We do not know the details of the settlement, and we can only speculate how the trial would have proceeded, but multiple arguments would have put the plaintiff in a solid position to argue that Tesla’s failure to mitigate the risk of misuse amounted to negligence.

First is the outcome of the NHTSA’s investigation. In its findings, the safety organization cited that the monitoring system was defective and did not effectively ensure drivers were paying sufficient attention to the road with Autopilot engaged. The agency further found the Autopilot system — including its name — could give drivers a false sense of security.

Further supporting the case was a notice issued in December 2023, when Tesla was forced to recall more than two million vehicles equipped with Autopilot in North America. The fix involved issuing a software update to increase so-called “Autopilot nag” — repeated warnings to drivers to keep their hands on the steering wheel.

These issues raise a broader question that likely would have been posed during the trial: Could Tesla have reasonably foreseen that motorists would misuse the Autopilot system?

In an email sent just weeks before Huang’s accident, Tesla President Jon McNeill reported he was “immersed” in reading emails and taking calls with the Autopilot engaged.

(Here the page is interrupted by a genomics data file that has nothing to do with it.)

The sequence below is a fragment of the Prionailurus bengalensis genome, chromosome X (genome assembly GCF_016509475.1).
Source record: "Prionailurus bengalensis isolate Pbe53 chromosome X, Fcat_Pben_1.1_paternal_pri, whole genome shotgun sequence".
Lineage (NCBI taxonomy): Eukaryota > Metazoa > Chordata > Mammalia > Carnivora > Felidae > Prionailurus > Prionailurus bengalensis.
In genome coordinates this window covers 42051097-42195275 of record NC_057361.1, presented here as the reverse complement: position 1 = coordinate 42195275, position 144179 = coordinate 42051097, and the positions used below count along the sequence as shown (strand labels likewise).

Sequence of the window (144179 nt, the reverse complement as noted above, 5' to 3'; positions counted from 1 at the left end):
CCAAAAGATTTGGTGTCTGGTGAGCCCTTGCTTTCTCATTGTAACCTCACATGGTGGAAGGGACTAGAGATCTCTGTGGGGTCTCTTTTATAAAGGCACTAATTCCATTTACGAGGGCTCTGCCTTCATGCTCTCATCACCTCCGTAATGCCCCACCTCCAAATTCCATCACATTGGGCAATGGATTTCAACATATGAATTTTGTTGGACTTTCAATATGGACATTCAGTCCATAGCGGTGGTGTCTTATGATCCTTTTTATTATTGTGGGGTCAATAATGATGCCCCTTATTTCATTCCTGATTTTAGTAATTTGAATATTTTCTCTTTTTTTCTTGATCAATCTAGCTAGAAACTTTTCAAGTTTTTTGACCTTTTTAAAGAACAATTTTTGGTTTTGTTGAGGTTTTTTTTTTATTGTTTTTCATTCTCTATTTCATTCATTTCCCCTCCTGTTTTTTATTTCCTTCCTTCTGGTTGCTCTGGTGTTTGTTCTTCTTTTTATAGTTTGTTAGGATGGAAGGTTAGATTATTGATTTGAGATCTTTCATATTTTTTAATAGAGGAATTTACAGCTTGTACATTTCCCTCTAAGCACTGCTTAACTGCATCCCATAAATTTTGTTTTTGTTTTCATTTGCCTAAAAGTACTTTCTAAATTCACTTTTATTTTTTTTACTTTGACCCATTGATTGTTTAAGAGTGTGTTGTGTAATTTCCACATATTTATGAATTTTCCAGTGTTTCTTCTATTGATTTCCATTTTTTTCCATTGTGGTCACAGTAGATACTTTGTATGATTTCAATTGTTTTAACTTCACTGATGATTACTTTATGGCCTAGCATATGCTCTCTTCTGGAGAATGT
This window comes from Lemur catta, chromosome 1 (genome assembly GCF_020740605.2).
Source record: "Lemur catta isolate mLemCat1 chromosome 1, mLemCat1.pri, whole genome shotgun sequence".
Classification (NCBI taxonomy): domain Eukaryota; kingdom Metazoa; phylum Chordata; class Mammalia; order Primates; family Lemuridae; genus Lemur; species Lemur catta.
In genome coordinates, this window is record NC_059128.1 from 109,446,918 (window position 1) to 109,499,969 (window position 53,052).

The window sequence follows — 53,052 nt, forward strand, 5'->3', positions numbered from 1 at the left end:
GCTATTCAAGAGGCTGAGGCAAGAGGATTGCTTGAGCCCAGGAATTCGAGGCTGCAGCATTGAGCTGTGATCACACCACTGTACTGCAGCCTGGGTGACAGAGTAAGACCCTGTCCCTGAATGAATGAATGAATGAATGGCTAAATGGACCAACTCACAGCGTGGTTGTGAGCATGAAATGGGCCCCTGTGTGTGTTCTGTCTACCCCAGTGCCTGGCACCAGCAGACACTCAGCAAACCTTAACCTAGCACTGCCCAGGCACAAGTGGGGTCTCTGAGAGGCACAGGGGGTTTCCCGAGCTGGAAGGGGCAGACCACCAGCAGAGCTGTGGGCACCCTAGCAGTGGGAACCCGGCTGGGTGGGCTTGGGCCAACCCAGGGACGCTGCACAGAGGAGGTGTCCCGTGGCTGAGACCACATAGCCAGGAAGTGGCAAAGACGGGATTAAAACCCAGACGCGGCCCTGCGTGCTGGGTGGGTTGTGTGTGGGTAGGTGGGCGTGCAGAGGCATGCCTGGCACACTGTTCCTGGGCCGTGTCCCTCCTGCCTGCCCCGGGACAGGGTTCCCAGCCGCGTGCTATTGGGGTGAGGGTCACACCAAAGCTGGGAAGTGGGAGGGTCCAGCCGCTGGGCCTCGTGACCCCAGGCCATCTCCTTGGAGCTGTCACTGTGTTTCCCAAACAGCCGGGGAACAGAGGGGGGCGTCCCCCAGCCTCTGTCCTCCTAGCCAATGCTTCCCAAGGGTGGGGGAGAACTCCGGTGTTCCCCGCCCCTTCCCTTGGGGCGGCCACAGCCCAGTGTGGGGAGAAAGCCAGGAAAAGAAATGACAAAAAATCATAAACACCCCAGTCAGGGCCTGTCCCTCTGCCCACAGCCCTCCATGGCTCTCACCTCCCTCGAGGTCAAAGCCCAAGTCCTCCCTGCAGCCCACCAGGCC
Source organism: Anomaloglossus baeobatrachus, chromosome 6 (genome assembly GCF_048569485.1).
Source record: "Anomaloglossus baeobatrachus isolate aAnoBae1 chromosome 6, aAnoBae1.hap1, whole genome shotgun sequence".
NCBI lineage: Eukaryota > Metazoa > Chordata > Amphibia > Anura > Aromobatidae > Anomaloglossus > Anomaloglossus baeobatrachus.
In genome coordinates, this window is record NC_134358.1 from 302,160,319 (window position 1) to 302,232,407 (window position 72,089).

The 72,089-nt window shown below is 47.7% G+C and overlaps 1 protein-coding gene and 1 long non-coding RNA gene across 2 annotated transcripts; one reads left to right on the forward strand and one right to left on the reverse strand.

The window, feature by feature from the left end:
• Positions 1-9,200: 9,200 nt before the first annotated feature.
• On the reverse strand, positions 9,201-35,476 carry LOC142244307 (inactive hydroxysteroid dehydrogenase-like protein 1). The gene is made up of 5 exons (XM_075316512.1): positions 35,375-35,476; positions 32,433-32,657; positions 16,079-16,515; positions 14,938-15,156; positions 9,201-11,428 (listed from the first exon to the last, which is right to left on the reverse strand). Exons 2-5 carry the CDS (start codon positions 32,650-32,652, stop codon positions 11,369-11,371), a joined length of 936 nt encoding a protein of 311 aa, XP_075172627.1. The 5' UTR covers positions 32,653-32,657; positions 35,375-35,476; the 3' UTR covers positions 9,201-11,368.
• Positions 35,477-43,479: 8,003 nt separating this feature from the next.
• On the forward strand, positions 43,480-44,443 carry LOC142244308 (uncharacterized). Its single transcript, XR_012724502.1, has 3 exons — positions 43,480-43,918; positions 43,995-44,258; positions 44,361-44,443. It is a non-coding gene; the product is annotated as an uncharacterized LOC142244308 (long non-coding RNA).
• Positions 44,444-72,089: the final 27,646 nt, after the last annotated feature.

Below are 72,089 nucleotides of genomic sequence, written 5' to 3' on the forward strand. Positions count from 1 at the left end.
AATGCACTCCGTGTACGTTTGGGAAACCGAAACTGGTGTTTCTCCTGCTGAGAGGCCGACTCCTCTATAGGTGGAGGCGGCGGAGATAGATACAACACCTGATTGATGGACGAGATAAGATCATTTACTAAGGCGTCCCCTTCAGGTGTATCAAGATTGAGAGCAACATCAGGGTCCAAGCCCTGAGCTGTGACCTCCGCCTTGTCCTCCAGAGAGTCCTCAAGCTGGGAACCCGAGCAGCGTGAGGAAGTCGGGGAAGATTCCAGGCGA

Together, these circumstances start to form a central argument: Tesla claimed in its response to the lawsuit that motorists should avoid distraction and keep their hands on the wheel even when using the Autopilot feature because Tesla cars are not autonomous. However, if the Tesla President relied on the feature to safely steer his vehicle while his eyes were not on the road, it stands to reason other drivers might assume the same. Indeed, the NHTSA’s investigation raised this same concern, and Tesla’s actions to increase the frequency of warnings to drivers indicate the company could reasonably foresee drivers might overly rely on Autopilot.

What Does the Tesla Settlement Mean for the Future of Autonomous Driving?

In Tesla’s motion to the court disclosing a confidential settlement had been agreed, the company continued to deny liability and doubled down on its argument that Mr. Huang’s actions were the sole cause of the crash and that his fatal injuries were a result of Caltrans’ negligence in failing to repair the previously damaged attenuator. Neither party has disclosed how much the case settled for — and we may never know — but Tesla did state that it was “within the ballpark” of Tesla’s potential liability.

Tesla further stated its motivation for settling the case was to “buy peace” and ensure the plaintiffs would be taken care of. It is an admirable sentiment given the unbearable heartache suffered by Huang’s surviving family — and arguably uncharacteristic of a company that has aggressively fought against personal injury lawsuits filed by other victims.

We can only take Tesla at its word. However, a skeptic might argue that there was more to it and that the manufacturer opted to negotiate a settlement because it believed there was a reasonable chance a jury would find them at least partly liable, or to save face and avoid potential scrutiny, reputational damage, and impact on consumer sentiment in what would have been a highly publicized trial, especially in the wake of Tesla’s Robotaxi launch in August 2024.

However, we should not rush to assume that this will make it easier for other plaintiffs injured or who have lost loved ones in Tesla Autopilot-related auto accidents to recover compensation.